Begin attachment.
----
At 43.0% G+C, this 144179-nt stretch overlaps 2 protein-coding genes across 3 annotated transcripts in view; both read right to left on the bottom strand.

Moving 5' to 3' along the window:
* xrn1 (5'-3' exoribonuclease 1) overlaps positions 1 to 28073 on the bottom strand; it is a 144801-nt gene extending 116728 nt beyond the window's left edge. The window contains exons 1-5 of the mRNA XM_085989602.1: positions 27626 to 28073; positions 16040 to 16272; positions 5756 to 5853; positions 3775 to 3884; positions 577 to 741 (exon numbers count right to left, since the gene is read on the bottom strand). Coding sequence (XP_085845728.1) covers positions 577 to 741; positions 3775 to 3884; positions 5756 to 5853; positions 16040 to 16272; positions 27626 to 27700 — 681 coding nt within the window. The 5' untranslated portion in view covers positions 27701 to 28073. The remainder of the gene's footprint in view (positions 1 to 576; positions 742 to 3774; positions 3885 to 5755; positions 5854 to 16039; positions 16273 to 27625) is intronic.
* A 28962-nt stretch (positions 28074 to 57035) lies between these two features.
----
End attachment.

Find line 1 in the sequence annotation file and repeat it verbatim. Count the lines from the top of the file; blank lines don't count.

At 43.0% G+C, this 144179-nt stretch overlaps 2 protein-coding genes across 3 annotated transcripts in view; both read right to left on the bottom strand.